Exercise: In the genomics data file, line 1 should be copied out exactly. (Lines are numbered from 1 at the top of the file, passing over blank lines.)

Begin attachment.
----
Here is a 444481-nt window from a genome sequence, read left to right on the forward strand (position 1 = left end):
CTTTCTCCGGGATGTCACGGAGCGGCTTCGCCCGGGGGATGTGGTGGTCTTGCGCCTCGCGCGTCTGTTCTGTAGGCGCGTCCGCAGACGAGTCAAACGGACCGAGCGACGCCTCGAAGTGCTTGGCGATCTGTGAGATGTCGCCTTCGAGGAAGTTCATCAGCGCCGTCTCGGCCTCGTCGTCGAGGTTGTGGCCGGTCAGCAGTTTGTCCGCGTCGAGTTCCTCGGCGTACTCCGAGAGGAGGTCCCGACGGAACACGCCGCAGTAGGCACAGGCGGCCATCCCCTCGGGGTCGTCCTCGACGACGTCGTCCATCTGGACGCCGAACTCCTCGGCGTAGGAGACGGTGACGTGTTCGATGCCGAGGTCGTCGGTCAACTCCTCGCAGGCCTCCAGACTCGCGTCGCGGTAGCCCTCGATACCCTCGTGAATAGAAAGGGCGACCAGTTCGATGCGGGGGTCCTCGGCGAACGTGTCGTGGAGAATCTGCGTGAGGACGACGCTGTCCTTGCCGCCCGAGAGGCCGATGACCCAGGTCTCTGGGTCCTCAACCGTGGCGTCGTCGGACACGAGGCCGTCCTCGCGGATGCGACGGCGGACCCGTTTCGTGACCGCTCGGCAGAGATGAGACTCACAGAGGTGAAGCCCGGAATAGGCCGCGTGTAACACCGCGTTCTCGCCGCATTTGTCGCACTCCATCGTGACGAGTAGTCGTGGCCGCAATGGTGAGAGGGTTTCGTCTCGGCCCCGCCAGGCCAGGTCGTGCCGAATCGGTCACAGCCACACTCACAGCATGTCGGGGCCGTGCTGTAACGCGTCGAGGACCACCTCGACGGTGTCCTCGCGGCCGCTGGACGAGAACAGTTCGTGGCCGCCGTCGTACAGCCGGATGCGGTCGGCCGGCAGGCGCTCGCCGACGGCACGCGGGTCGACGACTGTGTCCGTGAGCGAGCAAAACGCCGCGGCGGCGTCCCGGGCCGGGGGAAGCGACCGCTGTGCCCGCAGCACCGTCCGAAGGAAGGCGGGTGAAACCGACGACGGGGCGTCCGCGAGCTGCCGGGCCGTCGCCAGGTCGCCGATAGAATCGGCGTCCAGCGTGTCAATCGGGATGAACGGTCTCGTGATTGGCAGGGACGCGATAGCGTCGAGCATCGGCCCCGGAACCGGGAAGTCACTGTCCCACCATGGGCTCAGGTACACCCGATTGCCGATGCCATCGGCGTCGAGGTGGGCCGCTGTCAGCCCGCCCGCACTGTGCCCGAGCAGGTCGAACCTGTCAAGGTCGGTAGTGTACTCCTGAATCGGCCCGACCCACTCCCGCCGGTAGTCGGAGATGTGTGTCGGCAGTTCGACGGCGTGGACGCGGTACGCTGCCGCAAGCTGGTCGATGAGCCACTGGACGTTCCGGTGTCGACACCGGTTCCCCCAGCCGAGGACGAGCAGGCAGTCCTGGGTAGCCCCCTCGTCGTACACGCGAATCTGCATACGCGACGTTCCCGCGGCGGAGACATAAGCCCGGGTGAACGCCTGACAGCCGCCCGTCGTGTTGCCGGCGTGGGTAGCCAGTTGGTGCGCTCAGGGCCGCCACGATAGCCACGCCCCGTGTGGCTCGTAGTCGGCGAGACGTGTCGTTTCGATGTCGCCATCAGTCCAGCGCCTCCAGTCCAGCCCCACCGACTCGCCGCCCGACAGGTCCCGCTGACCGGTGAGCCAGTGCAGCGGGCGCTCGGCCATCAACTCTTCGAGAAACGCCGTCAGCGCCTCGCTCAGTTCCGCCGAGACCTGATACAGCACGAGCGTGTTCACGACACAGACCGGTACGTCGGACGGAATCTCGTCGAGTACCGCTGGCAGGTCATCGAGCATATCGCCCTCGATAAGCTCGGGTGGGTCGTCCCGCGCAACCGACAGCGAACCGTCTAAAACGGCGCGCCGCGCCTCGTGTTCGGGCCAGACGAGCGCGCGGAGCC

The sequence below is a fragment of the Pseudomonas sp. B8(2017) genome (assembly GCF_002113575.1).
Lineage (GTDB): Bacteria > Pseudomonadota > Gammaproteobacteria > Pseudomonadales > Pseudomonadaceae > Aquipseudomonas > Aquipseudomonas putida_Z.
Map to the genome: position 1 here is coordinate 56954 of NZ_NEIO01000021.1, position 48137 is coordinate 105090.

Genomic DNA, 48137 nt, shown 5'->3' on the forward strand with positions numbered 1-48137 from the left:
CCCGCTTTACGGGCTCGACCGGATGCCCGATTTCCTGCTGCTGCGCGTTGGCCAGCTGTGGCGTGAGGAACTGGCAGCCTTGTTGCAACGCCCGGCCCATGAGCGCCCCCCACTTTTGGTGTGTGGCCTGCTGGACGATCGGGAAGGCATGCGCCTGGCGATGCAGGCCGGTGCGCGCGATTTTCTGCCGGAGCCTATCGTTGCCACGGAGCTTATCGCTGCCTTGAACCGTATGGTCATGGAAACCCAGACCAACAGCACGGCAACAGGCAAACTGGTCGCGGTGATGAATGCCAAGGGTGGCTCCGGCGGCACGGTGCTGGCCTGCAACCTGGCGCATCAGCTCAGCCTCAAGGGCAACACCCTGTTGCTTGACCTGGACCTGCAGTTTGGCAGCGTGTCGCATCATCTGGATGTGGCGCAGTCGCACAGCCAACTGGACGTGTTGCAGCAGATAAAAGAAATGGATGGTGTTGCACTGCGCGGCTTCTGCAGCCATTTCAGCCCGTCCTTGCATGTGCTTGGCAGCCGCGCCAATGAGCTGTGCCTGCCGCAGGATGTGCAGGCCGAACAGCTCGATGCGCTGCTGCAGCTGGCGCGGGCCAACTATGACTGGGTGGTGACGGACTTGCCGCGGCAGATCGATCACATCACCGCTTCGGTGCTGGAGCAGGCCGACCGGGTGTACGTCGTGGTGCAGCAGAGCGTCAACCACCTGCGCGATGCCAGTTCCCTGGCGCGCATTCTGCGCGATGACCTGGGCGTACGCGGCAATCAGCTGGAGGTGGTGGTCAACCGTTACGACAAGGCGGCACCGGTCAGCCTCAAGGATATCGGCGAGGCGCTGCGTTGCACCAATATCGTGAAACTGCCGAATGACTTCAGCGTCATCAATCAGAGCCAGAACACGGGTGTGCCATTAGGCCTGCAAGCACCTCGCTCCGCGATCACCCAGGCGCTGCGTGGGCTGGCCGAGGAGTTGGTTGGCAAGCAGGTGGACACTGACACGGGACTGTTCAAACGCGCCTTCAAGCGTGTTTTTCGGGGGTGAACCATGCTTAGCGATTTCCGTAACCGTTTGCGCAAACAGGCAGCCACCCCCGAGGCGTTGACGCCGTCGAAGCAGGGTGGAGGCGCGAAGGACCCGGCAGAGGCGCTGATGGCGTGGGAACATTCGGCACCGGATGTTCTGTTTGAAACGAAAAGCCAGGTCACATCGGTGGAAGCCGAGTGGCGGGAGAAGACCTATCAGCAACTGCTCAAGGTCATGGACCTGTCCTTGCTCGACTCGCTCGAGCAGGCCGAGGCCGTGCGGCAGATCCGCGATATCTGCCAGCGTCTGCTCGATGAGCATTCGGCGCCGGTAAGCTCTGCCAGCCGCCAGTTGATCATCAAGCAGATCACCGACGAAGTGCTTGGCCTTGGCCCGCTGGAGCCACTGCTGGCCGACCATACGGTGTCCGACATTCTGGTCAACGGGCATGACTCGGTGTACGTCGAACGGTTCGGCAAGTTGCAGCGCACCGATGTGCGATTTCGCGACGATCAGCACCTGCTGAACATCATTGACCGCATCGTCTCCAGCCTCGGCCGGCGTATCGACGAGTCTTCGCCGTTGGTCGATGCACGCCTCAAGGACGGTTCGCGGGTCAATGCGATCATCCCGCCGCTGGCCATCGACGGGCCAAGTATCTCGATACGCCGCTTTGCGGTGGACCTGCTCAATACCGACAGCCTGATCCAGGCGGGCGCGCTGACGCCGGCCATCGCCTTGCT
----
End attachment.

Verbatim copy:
Here is a 444481-nt window from a genome sequence, read left to right on the forward strand (position 1 = left end):